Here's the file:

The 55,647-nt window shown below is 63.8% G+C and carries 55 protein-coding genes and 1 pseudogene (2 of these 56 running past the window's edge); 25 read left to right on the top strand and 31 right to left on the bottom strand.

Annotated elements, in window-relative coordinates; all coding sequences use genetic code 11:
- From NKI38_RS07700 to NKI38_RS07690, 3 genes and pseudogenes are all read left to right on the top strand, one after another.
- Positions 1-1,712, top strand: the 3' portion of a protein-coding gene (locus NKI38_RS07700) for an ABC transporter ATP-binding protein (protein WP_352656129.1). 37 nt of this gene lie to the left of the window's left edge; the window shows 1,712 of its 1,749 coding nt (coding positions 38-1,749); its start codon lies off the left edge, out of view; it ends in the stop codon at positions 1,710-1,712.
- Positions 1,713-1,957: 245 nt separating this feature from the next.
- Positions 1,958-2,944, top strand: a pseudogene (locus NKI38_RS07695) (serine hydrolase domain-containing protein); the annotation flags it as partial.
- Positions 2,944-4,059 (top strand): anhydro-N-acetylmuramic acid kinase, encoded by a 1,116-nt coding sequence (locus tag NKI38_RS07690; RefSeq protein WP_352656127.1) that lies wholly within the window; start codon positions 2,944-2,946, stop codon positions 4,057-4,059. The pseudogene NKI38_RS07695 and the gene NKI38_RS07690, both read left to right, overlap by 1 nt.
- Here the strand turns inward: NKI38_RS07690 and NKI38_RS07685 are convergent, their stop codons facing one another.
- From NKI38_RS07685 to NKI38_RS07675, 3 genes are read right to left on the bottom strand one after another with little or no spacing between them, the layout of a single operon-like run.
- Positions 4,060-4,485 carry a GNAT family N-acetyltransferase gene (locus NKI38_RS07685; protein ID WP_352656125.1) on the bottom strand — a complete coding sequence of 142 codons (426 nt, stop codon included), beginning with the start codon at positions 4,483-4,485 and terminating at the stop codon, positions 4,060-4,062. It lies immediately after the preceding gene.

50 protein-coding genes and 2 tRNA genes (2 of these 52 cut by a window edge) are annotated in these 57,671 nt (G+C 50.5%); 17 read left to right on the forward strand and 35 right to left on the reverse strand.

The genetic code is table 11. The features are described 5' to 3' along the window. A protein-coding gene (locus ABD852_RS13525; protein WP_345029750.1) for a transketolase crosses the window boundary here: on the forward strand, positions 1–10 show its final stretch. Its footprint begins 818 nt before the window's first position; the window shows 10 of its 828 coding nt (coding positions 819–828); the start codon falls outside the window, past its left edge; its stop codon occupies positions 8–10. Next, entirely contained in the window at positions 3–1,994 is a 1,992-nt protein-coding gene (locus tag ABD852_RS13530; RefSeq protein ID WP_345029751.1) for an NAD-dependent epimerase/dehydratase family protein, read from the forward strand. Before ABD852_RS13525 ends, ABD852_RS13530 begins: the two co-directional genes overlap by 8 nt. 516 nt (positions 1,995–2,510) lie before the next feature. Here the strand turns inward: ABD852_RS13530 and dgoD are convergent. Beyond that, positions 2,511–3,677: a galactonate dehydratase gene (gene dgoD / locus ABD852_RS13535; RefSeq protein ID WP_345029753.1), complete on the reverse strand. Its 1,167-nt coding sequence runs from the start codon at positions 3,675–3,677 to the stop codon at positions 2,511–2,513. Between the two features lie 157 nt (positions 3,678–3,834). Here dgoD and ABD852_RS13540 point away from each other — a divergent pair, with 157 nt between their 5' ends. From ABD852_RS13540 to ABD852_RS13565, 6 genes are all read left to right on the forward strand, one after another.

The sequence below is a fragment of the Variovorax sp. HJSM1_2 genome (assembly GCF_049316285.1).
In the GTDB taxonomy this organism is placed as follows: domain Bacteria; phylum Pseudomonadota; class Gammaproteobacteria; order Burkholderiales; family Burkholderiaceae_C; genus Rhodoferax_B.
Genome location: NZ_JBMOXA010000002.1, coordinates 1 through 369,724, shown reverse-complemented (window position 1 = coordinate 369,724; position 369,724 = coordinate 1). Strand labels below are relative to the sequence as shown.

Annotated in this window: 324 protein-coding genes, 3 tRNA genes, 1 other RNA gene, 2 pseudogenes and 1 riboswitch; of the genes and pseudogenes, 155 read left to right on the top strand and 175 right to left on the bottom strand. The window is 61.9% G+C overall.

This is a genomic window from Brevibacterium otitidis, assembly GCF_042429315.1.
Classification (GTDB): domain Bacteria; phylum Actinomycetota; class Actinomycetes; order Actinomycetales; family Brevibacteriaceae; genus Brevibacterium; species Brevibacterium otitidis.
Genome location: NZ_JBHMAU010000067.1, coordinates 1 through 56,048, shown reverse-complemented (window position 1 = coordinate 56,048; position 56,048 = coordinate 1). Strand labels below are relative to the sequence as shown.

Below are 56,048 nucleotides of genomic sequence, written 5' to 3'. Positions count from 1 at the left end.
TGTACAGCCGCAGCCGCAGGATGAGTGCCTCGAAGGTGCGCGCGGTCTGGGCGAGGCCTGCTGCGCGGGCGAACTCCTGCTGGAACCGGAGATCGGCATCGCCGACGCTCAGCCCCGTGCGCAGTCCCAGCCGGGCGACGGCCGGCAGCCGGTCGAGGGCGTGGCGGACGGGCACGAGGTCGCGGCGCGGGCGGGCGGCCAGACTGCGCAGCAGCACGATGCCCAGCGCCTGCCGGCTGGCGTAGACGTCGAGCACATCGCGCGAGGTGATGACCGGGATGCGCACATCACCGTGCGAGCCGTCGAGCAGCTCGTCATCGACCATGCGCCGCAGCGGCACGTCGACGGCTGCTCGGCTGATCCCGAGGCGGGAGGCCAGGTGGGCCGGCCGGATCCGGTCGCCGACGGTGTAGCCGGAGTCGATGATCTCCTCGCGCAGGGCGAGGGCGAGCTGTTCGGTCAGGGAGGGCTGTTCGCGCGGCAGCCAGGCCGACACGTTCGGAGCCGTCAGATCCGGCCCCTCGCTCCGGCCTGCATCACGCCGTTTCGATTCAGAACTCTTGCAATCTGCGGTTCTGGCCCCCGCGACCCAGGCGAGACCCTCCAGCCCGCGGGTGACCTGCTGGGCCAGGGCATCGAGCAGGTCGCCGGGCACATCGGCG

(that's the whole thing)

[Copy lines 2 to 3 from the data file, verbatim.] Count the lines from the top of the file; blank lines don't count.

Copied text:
Annotated elements, in window-relative coordinates; all coding sequences use genetic code 11:
- From NKI38_RS07700 to NKI38_RS07690, 3 genes and pseudogenes are all read left to right on the top strand, one after another.